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Enduring and Endearing Thoughts



Dear Rachel,

As I was cleaning out accumulated debris from closets and storage places, such as magazines and newspaper articles that I’d found interesting enough to save, or which I’d never gotten around to reading at all, I came across the Chronicles column of September 23, 2022. Intrigued as to what had made me set it aside, I did a speed read and – bingo! – knew immediately.

“On my agenda for this summer was closet cleaning. Though we constantly read about minimizing, let alone to rid ourselves of clothing we haven’t worn for entire year, I’ve never followed suit. Good thing, too. Having recently lost some weight, the clothes I’d worn 15 to 20 years ago now fit me again. And they’re back in style to boot.”

I had so identified with you on this subject. For years now, it’s taken me forever to decide what to give away and what to save. I’d argue with myself: so when is exactly the last time you wore this, if ever… The skirts looked brand new (were once either too short or too long, or I’d put on weight before I’d had a chance to ever wear them…), yet something had repeatedly told me to let them keep hanging in the closet.

Then there’s that black cotton sweater, with such pretty, delicate pink embroidery. This I knew I’d worn and recalled loving it. Last time I’d tried it on and looked in the mirror, I’d remarked to the reflection staring back at me: Are you kidding? Bulky shoulder pads? Sleeves so loose that two of your arms can fit in? What are you thinking?! I couldn’t shed it fast enough. But still didn’t have the heart to give it away.

Fast forward to this past/post Pesach. Things called life happen. And sometimes these things cause emotional upheaval, with weight loss as its side effect. Then there’s the turnover of style and “fashionable.” Once upon a time it was either/or. Today it’s anything goes.

This time around the skirts were a perfect fit and the perfect length: not short, not too long. And the sweater no longer so bulky. As I met up with a neighbor to go shopping for Pesach fare, she remarked: Wow! You look so good! I thought you had nothing to wear!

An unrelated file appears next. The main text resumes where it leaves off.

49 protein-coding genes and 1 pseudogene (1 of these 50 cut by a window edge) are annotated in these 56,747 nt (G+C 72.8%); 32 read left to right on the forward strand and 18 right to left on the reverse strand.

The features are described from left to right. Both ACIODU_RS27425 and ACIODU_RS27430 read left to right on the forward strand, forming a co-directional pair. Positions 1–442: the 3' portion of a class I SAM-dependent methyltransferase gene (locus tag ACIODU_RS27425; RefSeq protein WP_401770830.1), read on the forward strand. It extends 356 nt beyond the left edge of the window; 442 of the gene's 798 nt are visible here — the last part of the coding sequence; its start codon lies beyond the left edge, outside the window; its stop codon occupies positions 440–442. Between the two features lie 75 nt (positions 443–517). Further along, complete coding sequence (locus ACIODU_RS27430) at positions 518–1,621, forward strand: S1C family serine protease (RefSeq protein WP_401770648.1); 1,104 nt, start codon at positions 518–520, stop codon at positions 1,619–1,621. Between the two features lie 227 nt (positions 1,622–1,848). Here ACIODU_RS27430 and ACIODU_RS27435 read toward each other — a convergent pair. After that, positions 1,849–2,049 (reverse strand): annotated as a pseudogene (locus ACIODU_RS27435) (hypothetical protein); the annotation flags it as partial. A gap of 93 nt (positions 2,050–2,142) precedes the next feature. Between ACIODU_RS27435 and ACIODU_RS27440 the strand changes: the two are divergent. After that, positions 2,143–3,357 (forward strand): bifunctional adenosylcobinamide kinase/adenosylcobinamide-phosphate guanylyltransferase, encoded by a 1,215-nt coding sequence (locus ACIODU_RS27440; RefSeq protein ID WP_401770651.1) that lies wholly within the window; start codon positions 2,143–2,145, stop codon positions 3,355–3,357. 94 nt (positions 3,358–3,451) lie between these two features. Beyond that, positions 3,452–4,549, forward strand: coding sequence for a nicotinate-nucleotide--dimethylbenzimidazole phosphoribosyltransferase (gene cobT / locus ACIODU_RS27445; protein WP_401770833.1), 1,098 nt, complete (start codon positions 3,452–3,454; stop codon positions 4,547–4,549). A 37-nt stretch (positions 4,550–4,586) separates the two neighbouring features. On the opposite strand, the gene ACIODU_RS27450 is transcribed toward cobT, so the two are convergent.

I told her I didn’t and that the ensemble I’d hurriedly pieced together I’d bought over 30 years ago. We concluded that they don’t make things as they used to. Bottom line is I’m amazed not only at the perfect fits but at the hashgacha of consistently, year after year, stubbornly not giving it to the small voice trying hard to convince me to give away my classic and vintage wear. Not to worry: there were plenty of buyer-regret shmattas that filled up plenty bags to give away.

I realize this is all inconsequential things to be discussing but thought you’d appreciate feedback referencing a column dated over seven months back!

An old Fan


Dear Fan,

It’s actually nice to be dwelling on these “inconsequential things.” They’re what keep us sane and grounded. Life goes on.

A close friend of mine recently lamented the loss of her old electric oven. A fuse or coils or something or other had helplessly burned out. Repair would be costly with no guarantee of a successful outcome. In came the brand new model. Was desperately needed for challah baking. This was last year. Turned out that the oven, same brand, same model, had been redesigned, modernized. No visible coils at bottom, supposedly hidden under the metal floor.

So the challah tops kept getting browned and burnt, while the bottoms remained raw and white. Useless. Why do they fix things that don’t need fixing. Cheaper material? Cost-cutting design? They sure don’t make things as they used to.

All things considered, how fortunate we are to have closets containing clothes and problems like having only one (gas, fleishig) oven in which to bake our challahs. And let’s not forget the roof over our heads, the ability to dress ourselves, the vision to behold the golden topped challahs, the agility of our hands and nimbleness of our fingers to braid the challah, and the endless chassadim and wondrous gifts our Creator endows us with! Thank You, Hashem!


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